I never missed a day of school.
Never had a cold or flu.
I was the one person everyone could count on to show up.
So in my 20’s, when I started having trouble with my joints, it came as a shock to learn that I had an autoimmune disease…a rare one.
When the shock wore off, I scrambled to find out more about this strange and unusual condition.
Before I set off on my research safari, I had three full pages of questions. At the top of the list, what did I do wrong?
Somehow, I believed I had done something, failed myself, or my God to have been afflicted in this way.
I quickly learned that most chronic illnesses (although not all) fall into the category of autoimmunity and there’s no known reason why one person gets sick while another doesn’t.
They have some assumptions like, DNA, family history, the environment but there’s not enough conclusive evidence to pinpoint one main cause.
Despite having research papers and notes from talks with my doctors, confirming I had done nothing wrong, I still felt like I was being…punished.
Thing #1 No One Tells You: What Your Eye Sees
For years I felt like I was wearing a scarlet A on my chest that everyone could see announcing the bad deed I’d done to have this disease. What I didn’t see then was that the only one blaming me, was me.
If we could change the molecular structure of our insides, no one would be sick. There’d be no cancer, no Lupus, no illness of any kind.
And while bone broth, prescribed meds and Ayurveda can sometimes help you feel better, your cosmic partner (because it feels like a ‘till death do us part’ arrangement you didn’t sign up for) still leaves traces of itself in your markers.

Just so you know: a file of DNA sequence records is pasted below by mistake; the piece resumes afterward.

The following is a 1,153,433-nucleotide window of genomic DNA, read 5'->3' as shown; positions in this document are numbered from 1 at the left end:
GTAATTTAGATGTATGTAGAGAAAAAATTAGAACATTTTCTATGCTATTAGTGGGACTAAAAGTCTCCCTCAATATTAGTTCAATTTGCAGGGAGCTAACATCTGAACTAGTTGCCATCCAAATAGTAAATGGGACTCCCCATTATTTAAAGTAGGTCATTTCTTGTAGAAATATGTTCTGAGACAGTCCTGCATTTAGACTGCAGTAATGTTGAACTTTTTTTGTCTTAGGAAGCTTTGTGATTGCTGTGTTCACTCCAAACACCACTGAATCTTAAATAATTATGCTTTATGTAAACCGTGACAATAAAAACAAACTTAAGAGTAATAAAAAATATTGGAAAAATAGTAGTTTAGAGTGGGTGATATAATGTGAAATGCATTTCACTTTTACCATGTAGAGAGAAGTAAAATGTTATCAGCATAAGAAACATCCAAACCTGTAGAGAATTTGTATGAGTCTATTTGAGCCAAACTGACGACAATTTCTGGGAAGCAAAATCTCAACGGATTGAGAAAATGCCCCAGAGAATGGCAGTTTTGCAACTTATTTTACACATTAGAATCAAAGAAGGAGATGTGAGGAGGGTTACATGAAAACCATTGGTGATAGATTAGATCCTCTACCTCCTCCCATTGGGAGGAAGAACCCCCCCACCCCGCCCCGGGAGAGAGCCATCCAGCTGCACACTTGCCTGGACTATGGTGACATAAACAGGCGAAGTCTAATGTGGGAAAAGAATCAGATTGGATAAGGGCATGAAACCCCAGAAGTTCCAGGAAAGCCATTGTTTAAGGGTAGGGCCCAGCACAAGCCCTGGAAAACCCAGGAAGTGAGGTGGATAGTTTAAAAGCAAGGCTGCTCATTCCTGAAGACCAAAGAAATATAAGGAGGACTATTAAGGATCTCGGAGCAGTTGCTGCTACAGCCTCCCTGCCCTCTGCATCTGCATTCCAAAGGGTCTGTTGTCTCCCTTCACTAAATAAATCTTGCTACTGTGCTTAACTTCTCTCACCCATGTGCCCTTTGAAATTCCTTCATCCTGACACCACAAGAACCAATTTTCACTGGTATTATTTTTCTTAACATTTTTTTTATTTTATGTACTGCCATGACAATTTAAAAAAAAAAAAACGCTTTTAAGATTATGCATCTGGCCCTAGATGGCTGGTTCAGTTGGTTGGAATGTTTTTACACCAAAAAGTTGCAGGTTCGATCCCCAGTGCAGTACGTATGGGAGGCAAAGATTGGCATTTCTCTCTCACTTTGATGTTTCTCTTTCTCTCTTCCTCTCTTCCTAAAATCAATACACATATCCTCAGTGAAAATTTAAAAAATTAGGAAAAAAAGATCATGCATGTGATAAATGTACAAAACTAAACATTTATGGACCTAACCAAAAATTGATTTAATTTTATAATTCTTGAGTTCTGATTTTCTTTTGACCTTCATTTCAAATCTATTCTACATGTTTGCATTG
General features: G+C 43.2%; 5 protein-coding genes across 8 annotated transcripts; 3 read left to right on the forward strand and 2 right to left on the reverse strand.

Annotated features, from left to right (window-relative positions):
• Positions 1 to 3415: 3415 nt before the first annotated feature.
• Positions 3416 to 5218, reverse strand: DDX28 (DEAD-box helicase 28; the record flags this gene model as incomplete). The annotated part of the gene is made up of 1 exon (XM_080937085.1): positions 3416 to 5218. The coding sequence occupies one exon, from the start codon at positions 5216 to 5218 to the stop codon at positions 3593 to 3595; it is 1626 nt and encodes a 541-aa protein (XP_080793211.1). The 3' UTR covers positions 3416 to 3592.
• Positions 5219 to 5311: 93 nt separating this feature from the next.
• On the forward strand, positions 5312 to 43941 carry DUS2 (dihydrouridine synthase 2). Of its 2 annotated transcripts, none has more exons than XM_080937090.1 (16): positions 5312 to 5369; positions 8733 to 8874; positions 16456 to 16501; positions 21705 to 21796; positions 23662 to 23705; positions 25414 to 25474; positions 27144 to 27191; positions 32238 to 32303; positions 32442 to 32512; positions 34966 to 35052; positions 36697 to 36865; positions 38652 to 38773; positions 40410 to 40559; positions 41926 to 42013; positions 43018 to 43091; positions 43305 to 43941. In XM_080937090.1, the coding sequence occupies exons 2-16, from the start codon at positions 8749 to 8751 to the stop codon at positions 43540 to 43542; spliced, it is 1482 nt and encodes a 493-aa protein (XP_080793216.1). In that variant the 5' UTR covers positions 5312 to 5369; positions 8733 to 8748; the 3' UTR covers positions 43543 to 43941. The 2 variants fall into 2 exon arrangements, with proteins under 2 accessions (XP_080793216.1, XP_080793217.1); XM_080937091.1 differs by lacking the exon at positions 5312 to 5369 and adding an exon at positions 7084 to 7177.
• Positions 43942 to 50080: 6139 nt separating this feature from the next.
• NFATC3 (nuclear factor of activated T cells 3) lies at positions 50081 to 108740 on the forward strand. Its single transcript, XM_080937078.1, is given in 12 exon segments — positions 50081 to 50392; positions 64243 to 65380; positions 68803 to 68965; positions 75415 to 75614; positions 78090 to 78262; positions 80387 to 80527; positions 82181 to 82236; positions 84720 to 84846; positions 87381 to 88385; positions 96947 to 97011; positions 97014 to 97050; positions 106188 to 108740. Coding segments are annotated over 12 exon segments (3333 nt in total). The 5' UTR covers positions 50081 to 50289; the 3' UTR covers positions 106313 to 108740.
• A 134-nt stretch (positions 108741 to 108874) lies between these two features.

Self-blame and self-punishment is a natural by-product of being delivered devastating news.
But believing that your chronic illness is a life-sentence begets more devastation.
Without intending to, you create a merry-go-round of emotions all pointing to a dark, bleak future. I lived there for many years. It’s cold, damp, void of hope.
Keep your eye focused on the here and now.
Look around you and seek out the positive. The soft paw of your beloved pet. A warm caress from your significant other. The burst of sweetness from your favorite ice-cream.
The little things, the things we sometimes take for granted, are what comfort, ground and support us. It’s true when you have a chronic illness, and even when you don’t.
Thing #2 No One Tells You: You Hold the Pen
I had a friend with cancer. She was smart, funny, caring. A former television journalist, she left her corporate career behind to become a business coach and she was brilliant!
When I found out she had cancer, I didn’t know what to say. There’s no advice column sentiment that feels worthy, you know?
During our last conversation, I told her how brave she was. She laughed and said that I was the brave one.
This confused me.
She went on to explain that she already knew how her story would end but I didn’t. I had to learn to befriend the very thing I resented.
My beautiful friend (may she RIP) was right. A death sentence is an end. A period with no opportunity to rewrite another scene.
While scary, inconvenient and frustrating, a chronic illness is very different because it’s an opportunity. An opportunity to pivot, change gears, re-asses.
Whatever you’re comfortable calling it, it’s a chance to rewrite your story.
Sure, you may have a cast of characters you didn’t ask for, you may feel like punching strangers for no other reason than they looked at you funny, no matter how you feel you still hold the pen.
What happens next, is mostly, up to you.
Thing #3 No One Tells You: A Bet You’ll Never Lose
My illness, Sarcoidosis, follows a pattern. Two years active, then it inexplicably goes dormant.
The pattern skipped me because 10-years in, my condition grew worse. I’d always wanted to be special but not like this…
For reasons I can’t entirely explain, I went from self-blame, to acceptance, to shame.
Most people go back to living a “normal” life after two, sometimes three short years.
But not me.
My situation no longer felt chronic, it felt like a life sentence of pills, infusions and a well worn path to the hospital.
When the inflammation in my body reached a boiling point, when I could no longer meet clients (in-person or on the phone), when I lost the ability to use my hands, I closed my brand agency.